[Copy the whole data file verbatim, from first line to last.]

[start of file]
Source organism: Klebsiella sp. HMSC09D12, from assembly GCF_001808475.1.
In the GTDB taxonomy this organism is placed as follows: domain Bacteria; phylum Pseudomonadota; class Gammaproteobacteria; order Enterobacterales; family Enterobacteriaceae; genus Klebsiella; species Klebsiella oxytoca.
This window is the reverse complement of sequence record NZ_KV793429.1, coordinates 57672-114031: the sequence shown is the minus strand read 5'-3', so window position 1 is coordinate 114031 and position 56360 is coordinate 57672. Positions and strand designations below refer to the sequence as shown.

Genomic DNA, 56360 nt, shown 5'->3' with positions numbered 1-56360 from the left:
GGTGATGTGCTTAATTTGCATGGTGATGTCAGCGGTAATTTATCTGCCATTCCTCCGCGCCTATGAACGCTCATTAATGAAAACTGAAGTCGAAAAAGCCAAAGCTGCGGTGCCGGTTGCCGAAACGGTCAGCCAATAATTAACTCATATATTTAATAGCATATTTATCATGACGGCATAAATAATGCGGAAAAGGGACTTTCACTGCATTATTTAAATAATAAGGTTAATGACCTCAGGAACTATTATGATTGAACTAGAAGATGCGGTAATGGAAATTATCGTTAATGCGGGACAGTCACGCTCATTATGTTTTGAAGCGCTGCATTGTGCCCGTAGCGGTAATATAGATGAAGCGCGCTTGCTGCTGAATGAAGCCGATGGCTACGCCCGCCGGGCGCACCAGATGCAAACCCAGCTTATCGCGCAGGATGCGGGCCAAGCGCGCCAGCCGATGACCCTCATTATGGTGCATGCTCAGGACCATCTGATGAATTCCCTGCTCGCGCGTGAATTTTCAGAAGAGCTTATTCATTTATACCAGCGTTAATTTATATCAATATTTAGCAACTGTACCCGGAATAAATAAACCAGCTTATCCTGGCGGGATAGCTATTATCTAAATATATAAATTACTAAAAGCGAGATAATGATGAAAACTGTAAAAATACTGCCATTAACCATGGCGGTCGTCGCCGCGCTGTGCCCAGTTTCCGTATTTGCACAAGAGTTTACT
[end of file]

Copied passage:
Source organism: Klebsiella sp. HMSC09D12, from assembly GCF_001808475.1.
In the GTDB taxonomy this organism is placed as follows: domain Bacteria; phylum Pseudomonadota; class Gammaproteobacteria; order Enterobacterales; family Enterobacteriaceae; genus Klebsiella; species Klebsiella oxytoca.
This window is the reverse complement of sequence record NZ_KV793429.1, coordinates 57672-114031: the sequence shown is the minus strand read 5'-3', so window position 1 is coordinate 114031 and position 56360 is coordinate 57672. Positions and strand designations below refer to the sequence as shown.

Genomic DNA, 56360 nt, shown 5'->3' with positions numbered 1-56360 from the left:
GGTGATGTGCTTAATTTGCATGGTGATGTCAGCGGTAATTTATCTGCCATTCCTCCGCGCCTATGAACGCTCATTAATGAAAACTGAAGTCGAAAAAGCCAAAGCTGCGGTGCCGGTTGCCGAAACGGTCAGCCAATAATTAACTCATATATTTAATAGCATATTTATCATGACGGCATAAATAATGCGGAAAAGGGACTTTCACTGCATTATTTAAATAATAAGGTTAATGACCTCAGGAACTATTATGATTGAACTAGAAGATGCGGTAATGGAAATTATCGTTAATGCGGGACAGTCACGCTCATTATGTTTTGAAGCGCTGCATTGTGCCCGTAGCGGTAATATAGATGAAGCGCGCTTGCTGCTGAATGAAGCCGATGGCTACGCCCGCCGGGCGCACCAGATGCAAACCCAGCTTATCGCGCAGGATGCGGGCCAAGCGCGCCAGCCGATGACCCTCATTATGGTGCATGCTCAGGACCATCTGATGAATTCCCTGCTCGCGCGTGAATTTTCAGAAGAGCTTATTCATTTATACCAGCGTTAATTTATATCAATATTTAGCAACTGTACCCGGAATAAATAAACCAGCTTATCCTGGCGGGATAGCTATTATCTAAATATATAAATTACTAAAAGCGAGATAATGATGAAAACTGTAAAAATACTGCCATTAACCATGGCGGTCGTCGCCGCGCTGTGCCCAGTTTCCGTATTTGCACAAGAGTTTACT